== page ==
By Sara Toth email@example.com
3:17 AM EST, November 7, 2012
Only 120 votes separated the two candidates in the race for the District 1 seat on the Prince George’s County Board of Education, but in Wednesday’s early morning hours, Zabrina Epps defeated David Murray in the general election.
“I’m very humbled, I’m very grateful, I’m extremely blessed,” Epps said at a results watching party at Red Sky restaurant in Laurel. “I just want to serve the children. It’s really not about me, it’s about excellence in our schools, which is what children in Prince George’s County deserve. ... I'm going to continue to do what I've already done, which is advocate for student success. Excellence is the only option.”
Epps, 40, of Laurel, and Murray, 20, of Bowie, were neck-and-neck as the polls closed and votes were tallied. At one point, only three votes separated the two.
But early voting benefited Epps: While Murray received more votes on Election Day, Epps pulled in more during early voting — 2,609 to Murray’s 2,070.
With all 23 District 1 precincts reporting, Murray had 12,569 votes, while Epps eked out a win with 12,689. She will be sworn into her seat at the board’s meeting Monday, Dec. 3.
Murray could not immediately be reached for comment, but earlier Tuesday, while electioneering at the Phelps Center in Laurel, he said he was “feeling pretty good,” and was getting “positive reports.”
“I’m grateful for all the support,” he said.
This was Murray’s second run for the board. In 2010, he lost to then-incumbent Rosalind Johnson by only 998 votes.
In the April 3 primary, Murray defeated Epps by 25 percentage points and roughly 1,500 votes.
Epps is an academic advisor at the Community College of Baltimore County. During the primary, she said she often sees students who arrive at college unprepared academically, and who must take remedial courses. Seeing that day after day at her job propelled her to throw her name into the ring, Epps said. It was a decision she came to gradually over the course of a year, also spurred on by an eight-month Educational Policy Fellows Program she attended through the Institution for Educational Leadership in Washington.
Epps is a former budget analyst for the Maryland General Assembly, and has cited her budget know-how as an asset she could bring to the table, as well as her relationship with elected officials. Through her campaign, she gained the support of the District 21 delegation, County Executive Rushern Baker III, Laurel Mayor Craig Moe and Michael McLaughlin, a longtime advocate for students' needs, who was Epps' opponent in the District 1 race before dropping out in March.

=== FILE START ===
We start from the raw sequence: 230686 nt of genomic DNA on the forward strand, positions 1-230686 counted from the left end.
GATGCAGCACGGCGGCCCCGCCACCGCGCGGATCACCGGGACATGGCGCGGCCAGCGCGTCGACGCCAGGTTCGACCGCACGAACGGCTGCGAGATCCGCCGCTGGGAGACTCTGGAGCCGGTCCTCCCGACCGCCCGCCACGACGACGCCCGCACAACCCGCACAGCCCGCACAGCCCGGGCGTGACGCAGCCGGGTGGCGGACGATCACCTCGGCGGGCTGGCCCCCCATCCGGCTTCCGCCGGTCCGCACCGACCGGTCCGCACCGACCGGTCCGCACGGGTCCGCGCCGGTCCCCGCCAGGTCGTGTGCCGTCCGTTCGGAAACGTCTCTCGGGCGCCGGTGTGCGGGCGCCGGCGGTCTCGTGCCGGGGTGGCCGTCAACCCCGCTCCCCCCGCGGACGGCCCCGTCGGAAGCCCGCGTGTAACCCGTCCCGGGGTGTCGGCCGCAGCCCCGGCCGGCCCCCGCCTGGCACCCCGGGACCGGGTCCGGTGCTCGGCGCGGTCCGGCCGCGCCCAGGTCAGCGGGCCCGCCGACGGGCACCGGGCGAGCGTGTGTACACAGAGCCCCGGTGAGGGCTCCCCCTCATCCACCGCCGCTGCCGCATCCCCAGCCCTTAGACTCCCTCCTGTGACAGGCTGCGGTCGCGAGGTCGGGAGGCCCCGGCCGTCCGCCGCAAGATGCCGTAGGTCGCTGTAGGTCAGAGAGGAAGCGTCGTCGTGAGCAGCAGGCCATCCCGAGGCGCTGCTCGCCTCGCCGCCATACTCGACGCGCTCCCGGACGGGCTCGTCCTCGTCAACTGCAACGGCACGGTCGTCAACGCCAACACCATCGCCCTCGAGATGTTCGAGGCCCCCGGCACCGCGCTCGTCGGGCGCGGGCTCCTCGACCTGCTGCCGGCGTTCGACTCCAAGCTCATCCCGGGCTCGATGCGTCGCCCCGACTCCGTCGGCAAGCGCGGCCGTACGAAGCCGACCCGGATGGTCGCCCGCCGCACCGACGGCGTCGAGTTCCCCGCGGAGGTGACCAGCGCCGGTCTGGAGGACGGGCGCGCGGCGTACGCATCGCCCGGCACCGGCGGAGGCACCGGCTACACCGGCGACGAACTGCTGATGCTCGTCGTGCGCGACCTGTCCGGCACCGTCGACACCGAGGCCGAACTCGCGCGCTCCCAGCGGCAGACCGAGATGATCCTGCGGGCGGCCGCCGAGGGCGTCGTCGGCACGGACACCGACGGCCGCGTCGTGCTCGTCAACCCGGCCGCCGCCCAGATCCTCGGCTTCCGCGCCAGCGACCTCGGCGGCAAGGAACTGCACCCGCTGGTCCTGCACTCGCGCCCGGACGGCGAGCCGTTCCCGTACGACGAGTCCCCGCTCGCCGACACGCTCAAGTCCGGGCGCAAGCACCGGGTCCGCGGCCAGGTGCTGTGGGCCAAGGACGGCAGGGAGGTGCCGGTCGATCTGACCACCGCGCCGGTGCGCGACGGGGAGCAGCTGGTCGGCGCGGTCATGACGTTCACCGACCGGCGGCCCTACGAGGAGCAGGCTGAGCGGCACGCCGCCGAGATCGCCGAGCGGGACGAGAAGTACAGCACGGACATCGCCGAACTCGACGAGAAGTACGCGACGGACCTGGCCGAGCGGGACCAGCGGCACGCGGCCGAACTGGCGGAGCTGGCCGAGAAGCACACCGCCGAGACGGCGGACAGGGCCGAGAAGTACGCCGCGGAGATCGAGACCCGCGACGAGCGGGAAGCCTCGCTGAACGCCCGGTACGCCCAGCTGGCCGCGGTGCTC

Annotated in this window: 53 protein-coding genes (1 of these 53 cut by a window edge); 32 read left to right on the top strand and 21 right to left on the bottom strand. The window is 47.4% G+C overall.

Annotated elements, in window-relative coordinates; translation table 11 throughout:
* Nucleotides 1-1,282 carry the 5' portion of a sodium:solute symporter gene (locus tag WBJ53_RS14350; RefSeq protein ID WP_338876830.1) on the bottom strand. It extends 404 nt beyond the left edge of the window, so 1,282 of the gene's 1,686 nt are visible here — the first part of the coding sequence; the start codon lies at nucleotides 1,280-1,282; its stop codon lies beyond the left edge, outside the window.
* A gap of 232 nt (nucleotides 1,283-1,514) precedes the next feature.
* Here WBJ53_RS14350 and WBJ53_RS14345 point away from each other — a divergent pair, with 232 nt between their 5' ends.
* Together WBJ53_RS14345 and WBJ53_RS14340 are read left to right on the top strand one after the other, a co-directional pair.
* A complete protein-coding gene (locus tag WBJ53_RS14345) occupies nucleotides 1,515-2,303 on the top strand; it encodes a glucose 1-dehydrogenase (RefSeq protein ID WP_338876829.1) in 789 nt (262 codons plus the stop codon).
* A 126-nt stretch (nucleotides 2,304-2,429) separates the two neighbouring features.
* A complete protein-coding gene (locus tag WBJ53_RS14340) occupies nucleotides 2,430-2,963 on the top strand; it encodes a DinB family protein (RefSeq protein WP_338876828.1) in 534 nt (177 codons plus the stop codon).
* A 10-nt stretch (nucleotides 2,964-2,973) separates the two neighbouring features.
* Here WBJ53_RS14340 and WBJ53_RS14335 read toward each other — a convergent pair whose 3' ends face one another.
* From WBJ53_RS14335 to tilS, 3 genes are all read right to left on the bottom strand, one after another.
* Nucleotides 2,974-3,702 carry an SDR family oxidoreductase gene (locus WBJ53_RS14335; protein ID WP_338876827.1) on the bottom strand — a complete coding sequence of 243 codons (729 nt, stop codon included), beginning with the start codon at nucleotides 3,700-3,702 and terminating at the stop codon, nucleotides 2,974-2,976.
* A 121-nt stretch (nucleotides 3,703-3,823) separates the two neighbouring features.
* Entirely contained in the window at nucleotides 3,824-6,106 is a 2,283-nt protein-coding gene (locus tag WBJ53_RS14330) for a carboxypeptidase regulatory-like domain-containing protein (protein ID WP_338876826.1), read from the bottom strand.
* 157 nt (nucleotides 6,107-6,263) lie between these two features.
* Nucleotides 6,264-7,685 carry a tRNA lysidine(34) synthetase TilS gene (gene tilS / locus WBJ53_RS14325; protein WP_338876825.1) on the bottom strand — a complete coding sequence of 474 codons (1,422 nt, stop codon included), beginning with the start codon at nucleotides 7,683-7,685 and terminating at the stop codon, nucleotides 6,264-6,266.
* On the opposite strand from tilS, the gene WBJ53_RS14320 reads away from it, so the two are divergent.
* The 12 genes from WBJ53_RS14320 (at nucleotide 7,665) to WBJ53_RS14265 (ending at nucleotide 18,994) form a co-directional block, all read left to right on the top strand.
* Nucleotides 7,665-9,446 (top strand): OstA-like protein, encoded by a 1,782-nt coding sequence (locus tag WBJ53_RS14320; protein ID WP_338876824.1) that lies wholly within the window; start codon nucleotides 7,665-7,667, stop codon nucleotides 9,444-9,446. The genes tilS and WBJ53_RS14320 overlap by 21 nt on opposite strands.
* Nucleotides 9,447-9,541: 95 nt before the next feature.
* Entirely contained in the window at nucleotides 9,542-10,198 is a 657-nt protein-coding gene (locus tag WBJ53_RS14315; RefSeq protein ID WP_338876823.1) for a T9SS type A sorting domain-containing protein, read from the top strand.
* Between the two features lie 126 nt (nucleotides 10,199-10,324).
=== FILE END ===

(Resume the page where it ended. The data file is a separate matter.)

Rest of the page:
Epps also had the support of former District 1 representative Johnson, who resigned from her position last month after it was discovered she had been living in New Carrollton since June, meaning she had been violating Maryland law for four months by representing a district in which she no longer lived.
Johnson, 68, formerly of Laurel, had moved out of her district to care for her dying mother, and had planned to retire when her term concluded. She had served on the board since 2006.
The board voted Oct. 23 to erase Johnson's name from all records during the four months she was living outside her district.
Murray is a student at the University of Maryland, Baltimore County, where he majors in economics. A 2010 graduate of Eleanor Roosevelt High School in Greenbelt, he served as the student member of the Maryland State Board of Education. Murray's primary goals in running for the board were increasing student achievement and restoring public trust in the school system. He had championed merit-based pay for teachers and greater involvement from communities and parents.
At Red Sky after the polls closed, Epps said she thought Murray was bright, but she has more experience in education and finance. Through her experience working at CCBC-Catonsville, Epps said she was “hoping to bring the perspective of higher education to K-12.”
New face in Howard
The Howard County Board of Education added a new face after two incumbents and one first-time challenger took the top three spots in this year’s race. Janet Siddiqui, who has served on the board since 2007, finished first with 63,949 votes. Former teacher and past president of the Howard County Education Association Ann De Lacy finished second with 48,308 votes. The other incumbent, Ellen Giles, who has served since 2006, won a third term with 47,704 votes.
De Lacy said her win means the board now has a former Howard County teacher in its ranks “for the first time in many years.”
“It means ... they have someone who knows the system extremely well, from a broad perspective, and someone who’s going to ask tough questions and expect honest answers,” De Lacy said. “My whole goal is to ensure the Howard County public schools offer a world-class education to all students, and that our focus is no longer on test scores as the major barometer for determining how well our students are doing.”
Ellen Fishel and Luke Lavoie contributed to this story.